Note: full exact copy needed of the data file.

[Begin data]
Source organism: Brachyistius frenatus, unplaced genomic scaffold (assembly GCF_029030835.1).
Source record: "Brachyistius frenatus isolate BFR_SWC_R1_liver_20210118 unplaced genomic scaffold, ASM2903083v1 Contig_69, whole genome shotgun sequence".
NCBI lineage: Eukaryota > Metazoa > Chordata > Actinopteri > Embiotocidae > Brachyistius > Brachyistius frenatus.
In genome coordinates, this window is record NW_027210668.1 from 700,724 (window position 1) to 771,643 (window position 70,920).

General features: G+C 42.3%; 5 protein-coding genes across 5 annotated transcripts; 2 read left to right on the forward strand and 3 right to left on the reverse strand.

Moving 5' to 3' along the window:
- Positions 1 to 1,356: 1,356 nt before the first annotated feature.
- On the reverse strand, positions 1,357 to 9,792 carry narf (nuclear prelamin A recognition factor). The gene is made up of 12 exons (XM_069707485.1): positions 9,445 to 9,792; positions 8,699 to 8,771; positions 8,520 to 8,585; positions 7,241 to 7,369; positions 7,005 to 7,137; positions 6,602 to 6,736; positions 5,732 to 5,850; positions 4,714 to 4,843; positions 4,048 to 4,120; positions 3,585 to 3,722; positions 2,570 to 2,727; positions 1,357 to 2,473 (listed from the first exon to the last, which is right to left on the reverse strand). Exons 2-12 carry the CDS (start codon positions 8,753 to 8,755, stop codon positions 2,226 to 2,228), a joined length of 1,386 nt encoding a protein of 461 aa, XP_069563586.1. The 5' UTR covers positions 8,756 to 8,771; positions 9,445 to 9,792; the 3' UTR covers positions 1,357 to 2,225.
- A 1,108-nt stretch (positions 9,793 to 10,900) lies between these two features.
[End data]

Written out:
Source organism: Brachyistius frenatus, unplaced genomic scaffold (assembly GCF_029030835.1).
Source record: "Brachyistius frenatus isolate BFR_SWC_R1_liver_20210118 unplaced genomic scaffold, ASM2903083v1 Contig_69, whole genome shotgun sequence".
NCBI lineage: Eukaryota > Metazoa > Chordata > Actinopteri > Embiotocidae > Brachyistius > Brachyistius frenatus.
In genome coordinates, this window is record NW_027210668.1 from 700,724 (window position 1) to 771,643 (window position 70,920).

General features: G+C 42.3%; 5 protein-coding genes across 5 annotated transcripts; 2 read left to right on the forward strand and 3 right to left on the reverse strand.

Moving 5' to 3' along the window:
- Positions 1 to 1,356: 1,356 nt before the first annotated feature.
- On the reverse strand, positions 1,357 to 9,792 carry narf (nuclear prelamin A recognition factor). The gene is made up of 12 exons (XM_069707485.1): positions 9,445 to 9,792; positions 8,699 to 8,771; positions 8,520 to 8,585; positions 7,241 to 7,369; positions 7,005 to 7,137; positions 6,602 to 6,736; positions 5,732 to 5,850; positions 4,714 to 4,843; positions 4,048 to 4,120; positions 3,585 to 3,722; positions 2,570 to 2,727; positions 1,357 to 2,473 (listed from the first exon to the last, which is right to left on the reverse strand). Exons 2-12 carry the CDS (start codon positions 8,753 to 8,755, stop codon positions 2,226 to 2,228), a joined length of 1,386 nt encoding a protein of 461 aa, XP_069563586.1. The 5' UTR covers positions 8,756 to 8,771; positions 9,445 to 9,792; the 3' UTR covers positions 1,357 to 2,225.
- A 1,108-nt stretch (positions 9,793 to 10,900) lies between these two features.